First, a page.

Easy Money: Russians Trapped by Weight of Consumer Loans
She took out an 80,000-ruble ($1,300) loan when she wanted to go to Israel on holiday with her husband and 10-year-old son in August.
The 48-year-old, who founded a make-up studio and sells professional beauty products, has for years relied on loans to also support her business.
"It's addictive. Once you start taking out loans you cannot stop," Galich told AFP.
She is one of millions of Russians who rely on personal loans and credit cards, contributing to a relentless credit boom.
Russians, whose real disposable incomes have been falling since 2014, are borrowing more and more to support their businesses and lifestyle or even make ends meet.
But loans in the country come with notoriously high interest rates, and many economists warn of the risks of the growing consumer debt.
Galich complained that even though she tries to pay the interest on her loans on time, she always ends up owing money to the bank.
"I don't know how this works and how they achieve this, it's impossible to understand."
She said she prefers to rely on credit cards rather than borrowing cash, but such loans tend to be more expensive, with annual interest rates sometimes reaching 49 percent.
Fifty one percent of Russians have an outstanding debt, up from 26 percent a decade ago, according to a study by state pollster VTsIOM released in August.
- 'Serious problem'-
The decline in living standards and the erosion of Russian consumers' purchasing power stem from lower global oil prices and several rounds of sanctions against Moscow since it annexed Crimea in 2014 and supported separatists in east Ukraine.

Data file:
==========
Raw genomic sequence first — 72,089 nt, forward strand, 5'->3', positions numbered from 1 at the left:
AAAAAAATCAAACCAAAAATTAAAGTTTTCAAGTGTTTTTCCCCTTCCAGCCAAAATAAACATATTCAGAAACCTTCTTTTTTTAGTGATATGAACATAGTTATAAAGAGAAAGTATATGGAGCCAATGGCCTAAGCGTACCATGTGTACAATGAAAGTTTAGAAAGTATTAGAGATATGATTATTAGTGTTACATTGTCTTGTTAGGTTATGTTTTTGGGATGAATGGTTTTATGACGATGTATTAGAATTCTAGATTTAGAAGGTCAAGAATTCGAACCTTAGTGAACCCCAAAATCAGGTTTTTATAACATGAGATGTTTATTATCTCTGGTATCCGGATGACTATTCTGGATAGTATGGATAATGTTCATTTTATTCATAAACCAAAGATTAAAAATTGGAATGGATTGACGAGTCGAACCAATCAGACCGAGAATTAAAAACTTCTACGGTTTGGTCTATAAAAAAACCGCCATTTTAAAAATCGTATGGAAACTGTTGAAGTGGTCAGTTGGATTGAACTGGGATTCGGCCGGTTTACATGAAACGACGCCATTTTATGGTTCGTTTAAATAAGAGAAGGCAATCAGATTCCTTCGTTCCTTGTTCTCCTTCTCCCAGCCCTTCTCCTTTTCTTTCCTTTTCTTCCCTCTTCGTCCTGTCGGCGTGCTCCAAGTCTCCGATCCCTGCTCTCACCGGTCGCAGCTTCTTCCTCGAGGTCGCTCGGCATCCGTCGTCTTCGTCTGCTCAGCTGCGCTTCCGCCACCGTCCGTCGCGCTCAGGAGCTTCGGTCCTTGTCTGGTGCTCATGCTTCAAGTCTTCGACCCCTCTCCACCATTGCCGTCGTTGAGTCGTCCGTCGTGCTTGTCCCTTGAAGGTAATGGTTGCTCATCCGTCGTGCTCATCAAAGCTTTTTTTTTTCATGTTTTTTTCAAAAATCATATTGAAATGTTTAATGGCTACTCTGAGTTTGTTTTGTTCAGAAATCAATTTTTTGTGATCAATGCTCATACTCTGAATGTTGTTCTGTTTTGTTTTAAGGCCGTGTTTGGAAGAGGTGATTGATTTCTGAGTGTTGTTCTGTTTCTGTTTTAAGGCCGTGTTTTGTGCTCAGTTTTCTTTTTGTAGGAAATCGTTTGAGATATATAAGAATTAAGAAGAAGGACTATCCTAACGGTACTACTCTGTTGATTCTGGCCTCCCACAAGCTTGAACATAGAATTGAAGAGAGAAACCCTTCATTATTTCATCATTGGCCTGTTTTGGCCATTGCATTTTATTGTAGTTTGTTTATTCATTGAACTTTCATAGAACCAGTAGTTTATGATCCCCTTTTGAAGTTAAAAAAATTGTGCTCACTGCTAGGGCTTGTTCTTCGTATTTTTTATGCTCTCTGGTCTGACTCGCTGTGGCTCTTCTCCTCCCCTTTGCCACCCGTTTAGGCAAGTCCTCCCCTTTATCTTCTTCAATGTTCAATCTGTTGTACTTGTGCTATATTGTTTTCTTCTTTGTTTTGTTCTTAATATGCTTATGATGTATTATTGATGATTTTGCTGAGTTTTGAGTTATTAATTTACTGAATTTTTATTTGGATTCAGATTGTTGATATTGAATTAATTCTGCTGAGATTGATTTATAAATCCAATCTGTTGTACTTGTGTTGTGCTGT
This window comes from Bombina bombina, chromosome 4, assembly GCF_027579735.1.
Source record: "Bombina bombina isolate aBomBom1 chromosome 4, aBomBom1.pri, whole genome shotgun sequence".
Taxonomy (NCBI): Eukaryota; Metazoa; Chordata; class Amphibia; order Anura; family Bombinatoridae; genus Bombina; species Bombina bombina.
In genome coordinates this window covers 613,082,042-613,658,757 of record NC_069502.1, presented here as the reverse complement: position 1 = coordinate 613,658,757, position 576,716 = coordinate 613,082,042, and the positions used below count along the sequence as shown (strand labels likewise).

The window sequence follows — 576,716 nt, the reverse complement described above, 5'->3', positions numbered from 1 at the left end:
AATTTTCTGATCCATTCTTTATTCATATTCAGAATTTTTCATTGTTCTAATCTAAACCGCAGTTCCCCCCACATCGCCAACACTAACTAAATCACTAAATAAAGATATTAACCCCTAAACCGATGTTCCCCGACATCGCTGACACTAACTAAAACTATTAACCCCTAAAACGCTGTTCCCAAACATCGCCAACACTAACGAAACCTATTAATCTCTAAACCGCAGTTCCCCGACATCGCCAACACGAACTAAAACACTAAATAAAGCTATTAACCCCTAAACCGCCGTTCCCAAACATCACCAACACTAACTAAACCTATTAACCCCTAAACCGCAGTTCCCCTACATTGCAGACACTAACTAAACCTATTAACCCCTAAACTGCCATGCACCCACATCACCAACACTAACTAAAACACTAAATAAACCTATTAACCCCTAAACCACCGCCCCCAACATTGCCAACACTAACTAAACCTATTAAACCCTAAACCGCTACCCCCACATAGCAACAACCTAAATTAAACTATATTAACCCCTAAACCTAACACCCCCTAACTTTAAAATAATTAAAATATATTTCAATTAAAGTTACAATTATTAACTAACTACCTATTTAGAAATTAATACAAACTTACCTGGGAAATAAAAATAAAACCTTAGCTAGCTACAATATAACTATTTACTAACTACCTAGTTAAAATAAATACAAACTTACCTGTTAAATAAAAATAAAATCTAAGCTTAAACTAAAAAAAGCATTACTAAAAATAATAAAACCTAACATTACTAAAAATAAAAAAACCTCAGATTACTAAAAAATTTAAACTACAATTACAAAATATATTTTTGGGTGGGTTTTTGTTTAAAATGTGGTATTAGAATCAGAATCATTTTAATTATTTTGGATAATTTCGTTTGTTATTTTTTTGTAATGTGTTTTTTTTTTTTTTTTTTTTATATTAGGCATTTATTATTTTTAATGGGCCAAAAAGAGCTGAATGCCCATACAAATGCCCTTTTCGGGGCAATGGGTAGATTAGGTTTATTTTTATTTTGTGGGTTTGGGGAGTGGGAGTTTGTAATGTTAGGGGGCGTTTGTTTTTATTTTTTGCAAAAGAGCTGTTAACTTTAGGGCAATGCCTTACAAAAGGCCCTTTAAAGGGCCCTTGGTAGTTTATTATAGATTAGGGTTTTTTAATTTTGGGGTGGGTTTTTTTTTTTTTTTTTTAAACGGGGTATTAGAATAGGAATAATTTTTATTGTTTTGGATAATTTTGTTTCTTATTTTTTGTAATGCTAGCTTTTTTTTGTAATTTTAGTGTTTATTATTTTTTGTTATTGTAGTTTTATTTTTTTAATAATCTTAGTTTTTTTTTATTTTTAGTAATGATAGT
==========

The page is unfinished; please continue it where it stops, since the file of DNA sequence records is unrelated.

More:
Poor Russians are particularly vulnerable to payday lenders who give out small cash loans at enormous, triple-digit interest rates.
Such loansharks are ubiquitous in Russia and can be found everywhere from gleaming malls to drab bedroom communities.
Many operate on the edge of legality, even though the Russian central bank has made efforts to rein them in.
As of October 1, unsecured consumer debt stood at 8.7 trillion rubles ($139 billion), according to central bank figures. That compares with 7.4 trillion rubles as of January 1.
Economy Minister Maxim Oreshkin, speaking in late July, called the unsecured lending boom a "very serious social problem" that could blow up in 2021.
In the fourth quarter of 2018, a third of loans were taken out by households where debt payments ate up 60 percent of their monthly income, pushing many to take out new loans to repay old ones, Oreshkin has said.
But analysts say consumer lending has also supported the Russian economy, which is expected to grow just around 1.3 percent this year.
"It's one of the main drivers of growth," said Natalia Orlova, chief economist at Alfa Bank.
The amount of defaulting loans has also grown, fuelling a boom in Russia's notoriously aggressive debt collection business.
To help recover debts, authorities ban delinquent borrowers from leaving Russia.
According to the National Association of Professional Collection Agencies, some 10 million Russians -- or every fourth borrower -- struggle to repay loans.
About 60 percent of debtors cite financial hardship as the primary reason for the arrears.
-'Come when they kill you'-
Viktor Semenduyev, senior vice president at Credit Express Finance, a debt collection agency, said he had recently seen an uptick in business as more and more borrowers fall into default.
Speaking at his offices as some 20 employees behind him were calling clients, he said Russians, like people in other countries, resent debt collectors but claimed the industry has been purged of its worst excesses after the adoption of a law in 2016.
The legislation stipulated that collectors cannot call a debtor more than twice a week or at night, threaten them or destroy their property.
Olga Skudutis, a retired veterinarian, painted a starkly different picture, however.
The 63-year-old, who has struggled to pay off loans due to ill health and other reasons, said she had been terrorised by debt collectors.
She estimated her outstanding debt at around 700,000 rubles and said roughly half of her 23,000-ruble pension has gone on debt payments for the past decade.
Collectors threatened her, vandalised her mailbox and glued up her door lock.
Police have remained deaf to her pleas for help.
"They have not killed you!" she said they told her a few years ago. "Come when they kill you."